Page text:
An unprecedented opportunity to reset

Last Updated
15 April 2020
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In the second episode of QUO’s The Future of Travel series, David and Catherine speak with Langham Hospitality Group CEO Stefan Leser on how the hotel group is navigating the COVID-19 crisis. 

Stefan takes a philosophical viewpoint on the situation, choosing to focus his energy on those things he can actually affect rather than the ‘paralysing forces’ out of his immediate control. He also takes great hope from the green shoots of recovery taking place in China, where people are out on the streets again, consumption is returning and—in second- and third-tier cities—hotel occupancy has risen above 20%. 

TRANSCRIPT

START AUDIO

 

David Keen 0:10 

Hi, this is David Keen. At QUO, we’ve worked for the last 20 years with many of the world’s best-known travel brands. During this unprecedented global crisis, our world of travel has changed, possibly irreversibly. This series will see us speak with many global leaders to understand how they see the future of travel.

David Keen 0:44 

Welcome Stefan Leser to the second podcast from QUO on the Future of Travel. We’re very honoured to have you, the Chief Executive Officer of Langham Hospitality Group, join us this morning. I’m sitting again with Catherine Monthienvichienchai, our Chief Branding Officer at QUO, and we’d love to hear from you how you feel the impact of the virus is going to be on the world of travel. But before we get into travel Stefan, how is humanity going to adapt to the virus?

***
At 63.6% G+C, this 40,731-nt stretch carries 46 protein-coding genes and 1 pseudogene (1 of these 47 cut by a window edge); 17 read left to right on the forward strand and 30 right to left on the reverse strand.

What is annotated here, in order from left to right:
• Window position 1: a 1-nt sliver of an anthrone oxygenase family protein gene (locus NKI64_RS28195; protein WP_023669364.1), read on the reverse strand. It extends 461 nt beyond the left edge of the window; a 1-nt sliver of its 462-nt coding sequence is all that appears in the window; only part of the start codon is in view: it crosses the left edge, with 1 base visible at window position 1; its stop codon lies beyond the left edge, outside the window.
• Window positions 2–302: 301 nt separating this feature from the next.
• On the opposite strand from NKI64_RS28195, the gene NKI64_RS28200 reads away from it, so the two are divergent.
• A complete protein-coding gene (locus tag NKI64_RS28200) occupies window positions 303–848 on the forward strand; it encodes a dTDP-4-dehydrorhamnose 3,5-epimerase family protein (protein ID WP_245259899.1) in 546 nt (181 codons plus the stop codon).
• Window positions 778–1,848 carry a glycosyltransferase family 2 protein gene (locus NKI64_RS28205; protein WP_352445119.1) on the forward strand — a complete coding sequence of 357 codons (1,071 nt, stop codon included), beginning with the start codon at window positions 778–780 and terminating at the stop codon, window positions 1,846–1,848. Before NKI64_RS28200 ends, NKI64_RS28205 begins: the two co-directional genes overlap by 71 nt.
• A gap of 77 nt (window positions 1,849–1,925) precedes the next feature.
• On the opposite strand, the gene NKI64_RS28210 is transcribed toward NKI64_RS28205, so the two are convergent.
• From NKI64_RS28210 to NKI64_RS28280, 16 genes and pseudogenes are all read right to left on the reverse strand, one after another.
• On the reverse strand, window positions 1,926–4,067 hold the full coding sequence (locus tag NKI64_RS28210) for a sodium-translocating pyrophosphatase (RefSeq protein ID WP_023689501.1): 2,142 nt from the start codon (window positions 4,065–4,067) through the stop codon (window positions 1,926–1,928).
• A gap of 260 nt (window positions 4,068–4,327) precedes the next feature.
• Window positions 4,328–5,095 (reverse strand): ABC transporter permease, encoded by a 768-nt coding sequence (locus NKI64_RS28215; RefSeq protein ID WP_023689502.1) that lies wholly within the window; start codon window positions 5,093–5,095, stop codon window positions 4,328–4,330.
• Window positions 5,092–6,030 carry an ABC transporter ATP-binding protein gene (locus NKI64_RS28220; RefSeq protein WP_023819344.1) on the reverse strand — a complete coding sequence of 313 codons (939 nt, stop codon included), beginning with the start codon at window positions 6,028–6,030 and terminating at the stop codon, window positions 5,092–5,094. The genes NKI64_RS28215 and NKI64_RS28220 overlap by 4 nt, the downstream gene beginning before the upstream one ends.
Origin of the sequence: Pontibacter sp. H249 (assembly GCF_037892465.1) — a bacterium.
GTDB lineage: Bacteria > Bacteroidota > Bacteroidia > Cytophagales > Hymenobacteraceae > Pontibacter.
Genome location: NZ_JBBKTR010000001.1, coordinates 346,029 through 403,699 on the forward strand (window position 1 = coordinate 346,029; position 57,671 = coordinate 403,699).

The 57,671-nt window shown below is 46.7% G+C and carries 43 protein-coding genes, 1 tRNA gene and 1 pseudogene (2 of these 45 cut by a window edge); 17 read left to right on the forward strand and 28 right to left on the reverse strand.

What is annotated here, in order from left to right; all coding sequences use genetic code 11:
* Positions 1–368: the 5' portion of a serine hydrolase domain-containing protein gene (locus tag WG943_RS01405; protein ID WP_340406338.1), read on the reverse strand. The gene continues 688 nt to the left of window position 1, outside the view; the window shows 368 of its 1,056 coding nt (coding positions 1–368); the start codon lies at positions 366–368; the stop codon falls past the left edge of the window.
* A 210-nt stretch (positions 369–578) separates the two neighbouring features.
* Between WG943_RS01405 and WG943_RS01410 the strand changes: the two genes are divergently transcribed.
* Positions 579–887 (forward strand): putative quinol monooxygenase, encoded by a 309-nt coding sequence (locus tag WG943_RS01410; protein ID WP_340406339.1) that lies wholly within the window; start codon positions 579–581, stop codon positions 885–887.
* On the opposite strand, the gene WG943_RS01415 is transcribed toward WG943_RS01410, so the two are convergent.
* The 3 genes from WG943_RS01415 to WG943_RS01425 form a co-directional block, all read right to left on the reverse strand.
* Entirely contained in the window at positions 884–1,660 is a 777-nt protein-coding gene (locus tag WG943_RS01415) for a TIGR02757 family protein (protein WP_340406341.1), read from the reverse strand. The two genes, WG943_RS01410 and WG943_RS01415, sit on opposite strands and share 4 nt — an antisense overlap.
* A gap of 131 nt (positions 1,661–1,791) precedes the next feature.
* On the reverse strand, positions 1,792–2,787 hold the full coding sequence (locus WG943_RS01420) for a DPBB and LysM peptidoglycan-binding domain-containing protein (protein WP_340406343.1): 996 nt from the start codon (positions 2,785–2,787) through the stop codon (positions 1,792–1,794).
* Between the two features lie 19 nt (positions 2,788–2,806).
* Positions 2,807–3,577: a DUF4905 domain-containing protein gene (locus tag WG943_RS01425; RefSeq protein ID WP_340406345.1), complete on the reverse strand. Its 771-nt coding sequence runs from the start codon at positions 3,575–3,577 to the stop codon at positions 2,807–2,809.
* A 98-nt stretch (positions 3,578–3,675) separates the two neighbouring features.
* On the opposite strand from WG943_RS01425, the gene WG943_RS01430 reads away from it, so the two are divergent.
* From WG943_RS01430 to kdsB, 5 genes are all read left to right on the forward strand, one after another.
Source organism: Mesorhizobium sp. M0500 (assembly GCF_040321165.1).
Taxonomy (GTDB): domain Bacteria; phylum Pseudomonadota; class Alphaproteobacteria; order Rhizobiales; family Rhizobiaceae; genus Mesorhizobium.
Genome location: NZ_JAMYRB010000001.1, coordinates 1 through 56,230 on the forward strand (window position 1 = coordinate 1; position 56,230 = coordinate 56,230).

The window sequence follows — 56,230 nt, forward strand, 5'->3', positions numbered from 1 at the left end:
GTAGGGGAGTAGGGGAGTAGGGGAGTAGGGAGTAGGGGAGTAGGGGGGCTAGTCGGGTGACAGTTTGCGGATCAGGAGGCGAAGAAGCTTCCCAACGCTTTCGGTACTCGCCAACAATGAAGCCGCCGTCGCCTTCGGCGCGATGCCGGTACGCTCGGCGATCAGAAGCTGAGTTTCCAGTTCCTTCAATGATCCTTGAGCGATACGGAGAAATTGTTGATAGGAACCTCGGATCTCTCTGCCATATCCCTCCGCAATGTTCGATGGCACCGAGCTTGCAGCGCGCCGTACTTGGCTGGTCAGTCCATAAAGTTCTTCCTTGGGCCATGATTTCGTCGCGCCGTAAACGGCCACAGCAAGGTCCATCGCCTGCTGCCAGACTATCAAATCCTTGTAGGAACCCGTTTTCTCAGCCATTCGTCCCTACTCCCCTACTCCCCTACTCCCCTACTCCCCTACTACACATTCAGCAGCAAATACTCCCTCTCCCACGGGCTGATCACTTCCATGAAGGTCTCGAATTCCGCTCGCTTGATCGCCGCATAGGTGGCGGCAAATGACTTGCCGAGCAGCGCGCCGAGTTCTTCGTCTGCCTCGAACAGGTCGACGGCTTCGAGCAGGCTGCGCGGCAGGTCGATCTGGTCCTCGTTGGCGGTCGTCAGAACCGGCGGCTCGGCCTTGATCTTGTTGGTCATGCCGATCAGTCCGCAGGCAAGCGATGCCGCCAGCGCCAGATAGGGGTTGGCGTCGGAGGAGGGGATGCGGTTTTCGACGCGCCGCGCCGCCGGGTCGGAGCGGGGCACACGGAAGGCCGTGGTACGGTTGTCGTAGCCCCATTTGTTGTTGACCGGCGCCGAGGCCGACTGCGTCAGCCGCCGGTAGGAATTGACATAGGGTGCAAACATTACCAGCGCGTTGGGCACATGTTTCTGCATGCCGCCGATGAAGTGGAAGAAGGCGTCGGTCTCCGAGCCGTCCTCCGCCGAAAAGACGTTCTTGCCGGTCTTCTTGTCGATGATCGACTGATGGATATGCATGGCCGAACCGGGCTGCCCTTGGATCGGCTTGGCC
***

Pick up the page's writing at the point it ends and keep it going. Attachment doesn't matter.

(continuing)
Stefan Leser 1:24 

Well thank you very much for having me. Hello Catherine, hello David. I think we are resilient to a lot of things that come our way, and I think also we’ve changed the way we behave through external events. This is a new scale, this is on a very different scale, from anything that obviously I have experienced in the past. Normally we look at it, and we try to learn from those events and prepare for the next one. I’m not so sure that we’ll be facing a similar one any time soon or the next event might be a very different one, so I have great faith in the adaptability of what we do, and how we behave. Having said that, I don’t think that we’ve really ever had the magnitude of reset experienced on a global scale that we do right now, so I wouldn’t be able to predict how we change. But I’m definitely believing it will have a significant impact on how we view things, whether it’s travel, or whether we take certain things for granted. I mean four, five, six weeks ago I was travelling literally around the world and [the virus] was a distant – not even a potential [threat] in that point of time that we were looking at. And then within a few weeks we were confronted with it, and people have different conversations, in some aspects deeper conversations, and that’s something that I really enjoy.